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A person who is charged with the crime of stalking and convicted thereon will suffer the maximum penalty of 10 years imprisonment.

 

The Crimes Act 1958 (Vic) specifically section 21A defines stalking as a deliberate and intentional pursuit of a person by another person causing the former to be frightened or suffer mental anguish for fear of her or his safety by committing the following conducts, to with:

1). Following the victim or other person
2). Contacting the victim through telephone, fax, emails, other electronic communications or in any other means like publication in the internet materials relating to the victim or other person which message or material originally came from the victim or tracing the victim’s use of the internet or email or other electronic communication
3). Entering or loitering outside the victim’s house or other person’s house near the victim of places frequented by the victim.
4). Interfering with the property possessed by the victim or by any other person
5).making threats to the victim
6). Keeping the victim under surveillance

A person who is charged with the crime of stalking and convicted thereon will suffer the maximum penalty of 10 years imprisonment. The defense that could be interposed by the criminal offender is that he or she has no intention to cause fear or physical and mental harm to the complainant. It is a lawful defense also in this case that the conduct committed which constitute the crime of stalking is in pursuance of industrial dispute, or committed in the normal course of business, occupation or profession, or for the purpose of engaging in political discussion, and the commission of which was done without malice on the part of the person charged. The burden of proof rests on the accused to prove that it was done without malice.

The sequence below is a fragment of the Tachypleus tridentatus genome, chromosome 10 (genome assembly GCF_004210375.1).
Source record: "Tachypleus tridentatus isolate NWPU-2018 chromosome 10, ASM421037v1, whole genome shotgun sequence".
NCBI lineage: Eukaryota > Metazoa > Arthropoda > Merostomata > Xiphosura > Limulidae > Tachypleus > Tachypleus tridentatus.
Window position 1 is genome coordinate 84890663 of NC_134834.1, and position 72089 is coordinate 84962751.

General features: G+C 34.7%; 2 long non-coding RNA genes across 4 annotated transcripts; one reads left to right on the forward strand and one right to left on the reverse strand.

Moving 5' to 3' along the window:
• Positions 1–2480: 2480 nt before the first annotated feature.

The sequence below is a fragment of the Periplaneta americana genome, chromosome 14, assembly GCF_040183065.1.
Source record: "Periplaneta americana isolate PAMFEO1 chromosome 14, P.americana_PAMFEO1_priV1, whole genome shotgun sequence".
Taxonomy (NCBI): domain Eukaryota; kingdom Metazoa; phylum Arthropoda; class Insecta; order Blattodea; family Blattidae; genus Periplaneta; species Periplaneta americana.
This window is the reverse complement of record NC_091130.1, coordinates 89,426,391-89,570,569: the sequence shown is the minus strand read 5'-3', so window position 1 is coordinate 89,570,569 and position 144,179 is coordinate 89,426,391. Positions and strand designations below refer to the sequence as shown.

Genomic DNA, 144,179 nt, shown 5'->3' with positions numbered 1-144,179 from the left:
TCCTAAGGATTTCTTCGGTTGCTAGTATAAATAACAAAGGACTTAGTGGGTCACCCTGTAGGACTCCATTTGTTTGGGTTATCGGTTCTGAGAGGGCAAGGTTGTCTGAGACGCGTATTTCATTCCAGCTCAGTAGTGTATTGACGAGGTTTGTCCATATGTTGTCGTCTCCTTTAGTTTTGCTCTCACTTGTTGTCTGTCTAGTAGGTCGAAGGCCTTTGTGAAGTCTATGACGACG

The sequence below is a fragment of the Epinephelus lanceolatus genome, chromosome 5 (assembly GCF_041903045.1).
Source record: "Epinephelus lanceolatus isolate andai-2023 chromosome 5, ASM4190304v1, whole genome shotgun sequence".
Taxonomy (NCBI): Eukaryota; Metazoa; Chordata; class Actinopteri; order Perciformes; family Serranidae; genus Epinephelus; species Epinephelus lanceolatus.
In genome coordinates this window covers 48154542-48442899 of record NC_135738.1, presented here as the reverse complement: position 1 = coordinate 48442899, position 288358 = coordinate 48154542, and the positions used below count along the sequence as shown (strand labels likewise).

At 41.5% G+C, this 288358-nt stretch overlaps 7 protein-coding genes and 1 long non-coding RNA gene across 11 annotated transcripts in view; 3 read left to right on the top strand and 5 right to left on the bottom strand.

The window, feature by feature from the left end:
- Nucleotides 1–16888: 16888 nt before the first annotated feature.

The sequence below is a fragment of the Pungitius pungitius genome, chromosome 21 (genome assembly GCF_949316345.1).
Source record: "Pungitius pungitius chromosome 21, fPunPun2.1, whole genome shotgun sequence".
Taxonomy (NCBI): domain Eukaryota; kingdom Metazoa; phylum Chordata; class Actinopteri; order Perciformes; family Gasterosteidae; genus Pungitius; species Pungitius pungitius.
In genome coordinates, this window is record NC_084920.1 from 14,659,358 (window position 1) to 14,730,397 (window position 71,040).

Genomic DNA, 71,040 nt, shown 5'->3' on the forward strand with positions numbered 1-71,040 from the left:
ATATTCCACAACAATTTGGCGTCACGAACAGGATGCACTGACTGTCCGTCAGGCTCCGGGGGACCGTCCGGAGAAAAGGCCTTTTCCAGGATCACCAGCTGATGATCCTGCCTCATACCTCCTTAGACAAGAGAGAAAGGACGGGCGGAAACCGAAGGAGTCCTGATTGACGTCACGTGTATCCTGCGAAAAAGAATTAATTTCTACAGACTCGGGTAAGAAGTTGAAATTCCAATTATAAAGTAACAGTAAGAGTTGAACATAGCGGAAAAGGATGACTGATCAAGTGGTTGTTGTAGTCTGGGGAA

Under the same section of the Act, the offender has the intention to cause personal or mental harm if he or she is aware that engaging in that conduct would create fear to the other person or that he understood what he or she is doing.

There is no stalking committed by any person who stalks another as a consequence of the performance of official duty to enforce criminal law, administration o f any Act, execution of a warrant, enforcement of pecuniary penalty or protection of revenue.

Personal Safety Intervention Orders Act 2010 which expressly repealed the Stalking Intervention Orders Act 2008 may be availed of by the offended party by applying for the same. In the issuance of the order the court may inquire whether the respondent has firearms licence.

The person against whom the order (whether interim or final) was issued will be directed to surrender any firearms or ammunitions he possessed and his firearms licence is suspended and cancelled by virtue of the said order. Failure to comply with this Court order, he will be criminally liable. No right to appeal the cancellation of the firearms licence is afforded to the defendant.

A person who was served with the Personal Safety Intervention Orders has the option either to submit to alternative dispute resolution in the form of mediation or apply to revoke the interim order or intervention order.

Disclaimer : This article is just a summary of the subject matter being discussed and should not be regarded as a comprehensive legal advice for you to defend yourself alone. If you are charged with criminal offences, it is recommended that you seek legal assistance from criminal lawyers.

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